How Spring-applied brakes support the Energy Transition
“The electrification of vehicles and industrial trucks is in full swing,” Marco Vollrath, Sales Manager in Aerzen describes his observations. “We can also see this trend in agriculture, the construction sector, and of course in the automotive industry. Furthermore, the market for autonomous guided vehicles (AGVs) is also growing. So our many years of experience with brakes is becoming more important now for electric motors. We know how these brakes have to perform and we can provide our customers with the specialized advice and supplies they need in the various areas.
Old and new uses for spring-applied brakes
We developed our first spring-applied brake in 1971 for a forklift model. Today we are dominating the market segment for industrial trucks worldwide. Because the vehicles operate in halls and closed areas, they have to be emission-free, which means that in many cases there is no alternative to electrical operation of the industrial trucks. This means that two out of three of these vehicles now have an electric drive. At the same time, the motor, brake, and battery technology used has been continuously adapted and optimized over the decades. This is a technological advantage that automobile and commercial vehicle manufacturers can currently benefit from for the electrification of their drive technology.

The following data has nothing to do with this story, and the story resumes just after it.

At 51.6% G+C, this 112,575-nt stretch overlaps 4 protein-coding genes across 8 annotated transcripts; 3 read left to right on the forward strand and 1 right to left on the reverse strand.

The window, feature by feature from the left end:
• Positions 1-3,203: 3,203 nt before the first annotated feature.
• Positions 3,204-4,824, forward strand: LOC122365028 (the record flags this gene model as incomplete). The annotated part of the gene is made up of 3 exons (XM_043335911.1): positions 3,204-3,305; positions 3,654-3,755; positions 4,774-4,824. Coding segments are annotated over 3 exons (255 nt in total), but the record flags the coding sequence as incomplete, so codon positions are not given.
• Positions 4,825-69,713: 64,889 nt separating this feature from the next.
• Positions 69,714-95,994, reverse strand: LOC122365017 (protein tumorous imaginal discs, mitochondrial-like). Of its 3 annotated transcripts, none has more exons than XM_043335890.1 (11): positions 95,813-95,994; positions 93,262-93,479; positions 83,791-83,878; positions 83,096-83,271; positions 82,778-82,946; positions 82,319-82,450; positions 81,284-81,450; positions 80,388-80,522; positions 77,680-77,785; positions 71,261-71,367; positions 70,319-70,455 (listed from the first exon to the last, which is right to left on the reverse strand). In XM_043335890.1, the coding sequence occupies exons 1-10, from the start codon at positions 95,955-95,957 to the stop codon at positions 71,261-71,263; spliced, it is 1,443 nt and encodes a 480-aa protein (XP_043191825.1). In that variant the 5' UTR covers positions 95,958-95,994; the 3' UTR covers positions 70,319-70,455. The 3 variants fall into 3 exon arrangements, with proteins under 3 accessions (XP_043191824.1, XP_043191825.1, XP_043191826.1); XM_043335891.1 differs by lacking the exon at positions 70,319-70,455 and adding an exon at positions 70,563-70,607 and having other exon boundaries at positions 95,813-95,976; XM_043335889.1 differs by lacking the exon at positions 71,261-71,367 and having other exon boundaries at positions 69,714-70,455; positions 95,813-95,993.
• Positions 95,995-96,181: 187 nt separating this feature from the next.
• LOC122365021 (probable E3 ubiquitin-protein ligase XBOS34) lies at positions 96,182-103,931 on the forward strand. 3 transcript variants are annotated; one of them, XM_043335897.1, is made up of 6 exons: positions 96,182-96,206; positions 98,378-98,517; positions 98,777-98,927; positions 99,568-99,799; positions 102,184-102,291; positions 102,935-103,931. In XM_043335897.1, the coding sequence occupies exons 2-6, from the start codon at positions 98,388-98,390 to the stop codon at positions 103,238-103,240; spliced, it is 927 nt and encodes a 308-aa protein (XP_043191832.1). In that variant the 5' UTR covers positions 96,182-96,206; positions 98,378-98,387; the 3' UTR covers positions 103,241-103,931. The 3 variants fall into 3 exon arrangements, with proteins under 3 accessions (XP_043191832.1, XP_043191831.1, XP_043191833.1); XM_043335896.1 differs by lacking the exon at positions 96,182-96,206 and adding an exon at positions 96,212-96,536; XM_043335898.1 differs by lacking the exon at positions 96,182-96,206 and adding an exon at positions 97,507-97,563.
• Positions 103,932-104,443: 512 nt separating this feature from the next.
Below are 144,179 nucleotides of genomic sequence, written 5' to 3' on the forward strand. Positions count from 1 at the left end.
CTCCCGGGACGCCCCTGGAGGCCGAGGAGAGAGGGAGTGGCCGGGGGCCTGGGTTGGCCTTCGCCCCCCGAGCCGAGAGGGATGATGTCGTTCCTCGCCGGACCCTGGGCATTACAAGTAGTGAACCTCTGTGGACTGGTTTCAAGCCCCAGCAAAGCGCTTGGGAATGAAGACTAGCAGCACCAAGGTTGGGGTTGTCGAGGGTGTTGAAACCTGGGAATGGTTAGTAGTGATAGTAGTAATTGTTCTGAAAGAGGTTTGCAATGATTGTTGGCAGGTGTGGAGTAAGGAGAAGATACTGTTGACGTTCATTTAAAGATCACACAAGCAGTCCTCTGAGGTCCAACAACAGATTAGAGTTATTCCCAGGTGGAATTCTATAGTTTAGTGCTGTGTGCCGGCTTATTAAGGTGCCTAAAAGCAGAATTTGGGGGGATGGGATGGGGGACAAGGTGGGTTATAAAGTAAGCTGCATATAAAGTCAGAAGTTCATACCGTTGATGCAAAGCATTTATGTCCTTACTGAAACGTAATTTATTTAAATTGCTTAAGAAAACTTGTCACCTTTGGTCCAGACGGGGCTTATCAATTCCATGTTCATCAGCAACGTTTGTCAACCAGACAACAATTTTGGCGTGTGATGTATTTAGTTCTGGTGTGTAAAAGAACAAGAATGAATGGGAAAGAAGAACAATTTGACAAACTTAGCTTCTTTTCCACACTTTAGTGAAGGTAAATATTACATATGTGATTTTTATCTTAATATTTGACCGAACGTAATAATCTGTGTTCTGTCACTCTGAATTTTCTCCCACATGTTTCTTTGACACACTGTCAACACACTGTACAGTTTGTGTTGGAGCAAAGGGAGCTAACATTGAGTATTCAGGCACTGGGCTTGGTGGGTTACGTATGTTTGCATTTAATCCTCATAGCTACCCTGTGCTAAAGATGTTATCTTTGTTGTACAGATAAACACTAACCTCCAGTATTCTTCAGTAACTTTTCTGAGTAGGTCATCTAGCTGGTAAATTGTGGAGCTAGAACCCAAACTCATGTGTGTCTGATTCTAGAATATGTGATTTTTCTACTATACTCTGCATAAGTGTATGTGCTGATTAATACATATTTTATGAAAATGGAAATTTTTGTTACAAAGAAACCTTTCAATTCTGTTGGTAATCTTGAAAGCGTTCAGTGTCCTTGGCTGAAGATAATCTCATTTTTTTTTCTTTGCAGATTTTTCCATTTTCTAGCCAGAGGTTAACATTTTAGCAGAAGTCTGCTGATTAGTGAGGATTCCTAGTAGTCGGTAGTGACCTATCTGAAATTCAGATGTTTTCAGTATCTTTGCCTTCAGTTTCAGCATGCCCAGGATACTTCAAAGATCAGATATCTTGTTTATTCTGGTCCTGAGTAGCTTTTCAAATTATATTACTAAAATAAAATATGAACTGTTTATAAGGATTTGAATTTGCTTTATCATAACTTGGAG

Our spring-applied brakes have also been continuously perfected over the years in terms of functionality and energy efficiency. For example, after releasing the brake it can be kept open by means of an optimally coordinated reduction in holding current that requires very little power. “Furthermore, we always tell our customers that the individual brake solution should only be as large as necessary and as small as possible,” explains Marco Vollrath. “This reduces energy consumption to the absolute minimum.”
Produced with regenerative energy for the production of regenerative energy
Energy efficiency and sustainability not only play a role in the operation of our brakes: they are also taken into account during their production. For example we cover part of our electricity needs via a photovoltaic system and heat our production halls using local heat from an adjacent biogas plant. “Moreover, our brakes have also been used in wind turbines for many years,” Marco Vollrath summarizes. “So we have come full circle, because that is where the energy that drives the electric motors is produced, while the electric motors are braked by our spring-applied brakes.”